Replace: imagefile.jpg with the name of your image.

If you only want to set the height and maintain the aspect ratio, you can use:

sips --resampleHeight pixelsHeight imagefile.jpg

Replace: pixelsHeight with the desired height.

Replace: imagefile.jpg with the name of your image.

Set Width & Height Explicitly (Without Maintaining Aspect Ratio)

This gives you direct control over the width and height, but it comes at the cost of preserving the aspect ratio. Unless you choose dimensions that happen to match the previous aspect ratio, you’re going to end up with a squished image. For that reason, it’s not an especially useful function when working with photos.

sips --resampleWidthWidth pixelsWidth --resampleHeight pixelsHeight imagefile.jpg

Replace: pixelsWidth and pixelsHeight with the desired width and height in pixels

How to Output Resized Image as a New File

If you want to save the resized image as a new file, add --out newimagefile.jpg at the end of the command, replacing newimagefile.jpg with the desired new file name.

How to Batch Resize Images

You can also use sips to batch resize images by using a wildcard (*) or by scripting a loop to process multiple files. I used the most basic version of that in the first example above, but the big shortcoming of that version is that it overwrites the input files. And it’s worth saying: there’s no undo if you do this.

It’s safer practice to instead create new files and put the new output files in their own folder. That preserves the original files in case you want to run the process again.

Here’s an example of resizing all JPEG images in a folder to a width of 1024 pixels and then saving the output as new files in a separate subfolder:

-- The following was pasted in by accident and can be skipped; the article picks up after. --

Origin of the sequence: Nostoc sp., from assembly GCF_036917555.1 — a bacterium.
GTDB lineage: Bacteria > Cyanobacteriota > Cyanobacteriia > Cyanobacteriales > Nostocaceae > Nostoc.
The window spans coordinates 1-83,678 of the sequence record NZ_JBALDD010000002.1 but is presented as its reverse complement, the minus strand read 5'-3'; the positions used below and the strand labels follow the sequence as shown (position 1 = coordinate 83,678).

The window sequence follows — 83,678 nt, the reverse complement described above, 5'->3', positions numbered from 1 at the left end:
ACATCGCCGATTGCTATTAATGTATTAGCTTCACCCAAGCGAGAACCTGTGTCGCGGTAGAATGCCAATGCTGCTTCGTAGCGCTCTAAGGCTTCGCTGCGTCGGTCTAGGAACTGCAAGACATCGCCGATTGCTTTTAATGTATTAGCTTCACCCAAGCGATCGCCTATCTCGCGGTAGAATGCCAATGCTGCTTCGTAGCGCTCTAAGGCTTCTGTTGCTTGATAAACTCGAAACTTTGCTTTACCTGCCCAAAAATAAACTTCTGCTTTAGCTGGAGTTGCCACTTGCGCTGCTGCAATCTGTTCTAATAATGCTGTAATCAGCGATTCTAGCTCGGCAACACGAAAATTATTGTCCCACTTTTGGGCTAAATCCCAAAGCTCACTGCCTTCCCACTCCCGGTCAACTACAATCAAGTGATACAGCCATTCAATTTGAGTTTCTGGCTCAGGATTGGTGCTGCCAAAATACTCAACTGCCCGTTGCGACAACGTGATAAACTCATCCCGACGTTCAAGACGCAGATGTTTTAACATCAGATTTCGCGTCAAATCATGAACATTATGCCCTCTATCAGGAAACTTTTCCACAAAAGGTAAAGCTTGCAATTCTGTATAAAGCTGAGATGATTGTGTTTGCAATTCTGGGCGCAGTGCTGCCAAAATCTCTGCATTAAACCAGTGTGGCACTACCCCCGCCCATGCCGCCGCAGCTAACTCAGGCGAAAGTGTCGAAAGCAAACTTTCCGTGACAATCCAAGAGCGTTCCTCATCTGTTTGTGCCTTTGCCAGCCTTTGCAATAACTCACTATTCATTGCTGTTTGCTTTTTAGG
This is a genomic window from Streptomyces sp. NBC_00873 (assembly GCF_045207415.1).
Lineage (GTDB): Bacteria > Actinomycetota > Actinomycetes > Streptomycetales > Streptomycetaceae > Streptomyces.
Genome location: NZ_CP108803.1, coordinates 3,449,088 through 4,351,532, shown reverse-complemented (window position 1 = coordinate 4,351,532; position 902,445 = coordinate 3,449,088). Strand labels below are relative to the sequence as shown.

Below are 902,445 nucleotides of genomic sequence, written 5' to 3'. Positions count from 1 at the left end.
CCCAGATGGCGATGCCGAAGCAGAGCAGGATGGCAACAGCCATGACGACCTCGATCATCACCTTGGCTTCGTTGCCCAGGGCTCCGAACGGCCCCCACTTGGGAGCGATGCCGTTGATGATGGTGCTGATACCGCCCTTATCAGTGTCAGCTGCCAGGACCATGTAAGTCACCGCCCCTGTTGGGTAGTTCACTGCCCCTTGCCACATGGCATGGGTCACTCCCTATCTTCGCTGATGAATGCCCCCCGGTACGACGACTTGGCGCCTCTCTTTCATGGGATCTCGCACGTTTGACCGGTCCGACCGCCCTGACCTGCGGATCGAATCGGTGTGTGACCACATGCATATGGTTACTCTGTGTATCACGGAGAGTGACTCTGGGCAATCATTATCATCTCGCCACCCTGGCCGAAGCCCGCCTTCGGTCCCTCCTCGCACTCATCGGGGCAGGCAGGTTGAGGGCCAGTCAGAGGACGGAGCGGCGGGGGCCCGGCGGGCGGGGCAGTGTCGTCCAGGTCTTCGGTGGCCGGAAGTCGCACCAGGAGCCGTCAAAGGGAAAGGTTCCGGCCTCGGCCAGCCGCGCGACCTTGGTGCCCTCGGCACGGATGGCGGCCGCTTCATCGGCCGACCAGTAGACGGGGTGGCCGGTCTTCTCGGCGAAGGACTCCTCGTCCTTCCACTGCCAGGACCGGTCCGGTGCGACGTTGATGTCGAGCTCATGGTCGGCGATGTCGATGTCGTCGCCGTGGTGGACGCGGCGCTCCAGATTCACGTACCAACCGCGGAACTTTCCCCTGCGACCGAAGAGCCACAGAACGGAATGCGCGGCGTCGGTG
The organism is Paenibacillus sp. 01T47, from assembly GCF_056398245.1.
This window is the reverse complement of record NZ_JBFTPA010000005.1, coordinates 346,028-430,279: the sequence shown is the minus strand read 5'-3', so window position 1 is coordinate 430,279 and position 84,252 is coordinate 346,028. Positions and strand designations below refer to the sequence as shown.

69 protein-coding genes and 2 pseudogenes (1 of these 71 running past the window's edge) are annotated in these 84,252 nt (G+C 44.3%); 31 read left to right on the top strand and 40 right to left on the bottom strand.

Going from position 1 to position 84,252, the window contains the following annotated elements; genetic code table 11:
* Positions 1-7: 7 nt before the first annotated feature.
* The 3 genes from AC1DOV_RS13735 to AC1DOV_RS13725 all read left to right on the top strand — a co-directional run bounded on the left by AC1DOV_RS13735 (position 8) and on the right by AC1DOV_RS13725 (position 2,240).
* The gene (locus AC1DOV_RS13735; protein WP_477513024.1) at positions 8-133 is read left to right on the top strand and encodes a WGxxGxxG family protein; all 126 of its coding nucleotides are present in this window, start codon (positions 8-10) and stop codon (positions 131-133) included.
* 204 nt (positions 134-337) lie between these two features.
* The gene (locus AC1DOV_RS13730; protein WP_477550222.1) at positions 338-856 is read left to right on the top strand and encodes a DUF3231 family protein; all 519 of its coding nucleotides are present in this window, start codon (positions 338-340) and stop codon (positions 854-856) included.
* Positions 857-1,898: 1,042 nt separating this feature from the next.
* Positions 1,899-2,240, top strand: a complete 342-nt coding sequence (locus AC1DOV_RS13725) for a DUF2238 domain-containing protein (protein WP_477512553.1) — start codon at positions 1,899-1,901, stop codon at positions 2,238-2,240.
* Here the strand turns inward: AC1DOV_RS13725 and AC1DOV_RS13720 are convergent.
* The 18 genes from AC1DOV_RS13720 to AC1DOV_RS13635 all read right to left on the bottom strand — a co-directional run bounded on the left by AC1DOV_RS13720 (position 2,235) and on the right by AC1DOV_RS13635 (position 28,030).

for file in *.jpg; do sips --resampleWidth 1024 "$file" --out "Resized/${file}"; done

This will process all .jpg files in the current directory, resizing them to a width of 1024 pixels and saving them in the Resized directory with the same filenames. (NB: Make sure you create the Resized folder before running this command; it won’t create the folder itself.)

Remember to replace 1024 with the width you want, and adjust the file extension if you’re working with .png or another file type.

How to Process Folders Recursively

If you’re dealing with a nested folder structure containing images in various subfolders, you can use SIPS to recursively process and resize these images.

The trick is to combine it with the find command, which can traverse directory trees to apply actions to files that match certain criteria.

Here’s how to do it:

Resize Images Recursively

To resize all JPEG images in the current directory and all subdirectories to a width of 1024 pixels, you can use the following command (NB: This basic version overwrites the input files, so use with caution.)

find . -iname '*.jpg' -exec sips --resampleWidth 1024 {} \;

Here’s what each part of the command does:

  • find . – starts the search in the current directory.
  • -iname '*.jpg' – looks for files with the .jpg extension, case-insensitively.
  • -exec – executes a command on each file found.
  • sips --resampleWidth 1024 {} – runs sips to resize the width to 1024 pixels. The {} is a placeholder for each file found.
  • \; – signifies the end of the command.
Save Resized Images to a New Location

To save the resized images to a new location, preserving the directory structure, things get more complicated, and you’ll need to incorporate a bit more shell scripting.

Here’s an example:

find . -iname '*.jpg' -type f | while read file; do
    mkdir -p "$(dirname "$newpath")"
    sips --resampleWidth 1024 "$file" --out "$newpath"

This can be input directly into the Terminal window or saved as a shell script for reuse later.

Remember to create the Resized base directory before running the script if it doesn’t already exist.

If you’d like a more verbose version that explains in more detail what it has done with each file: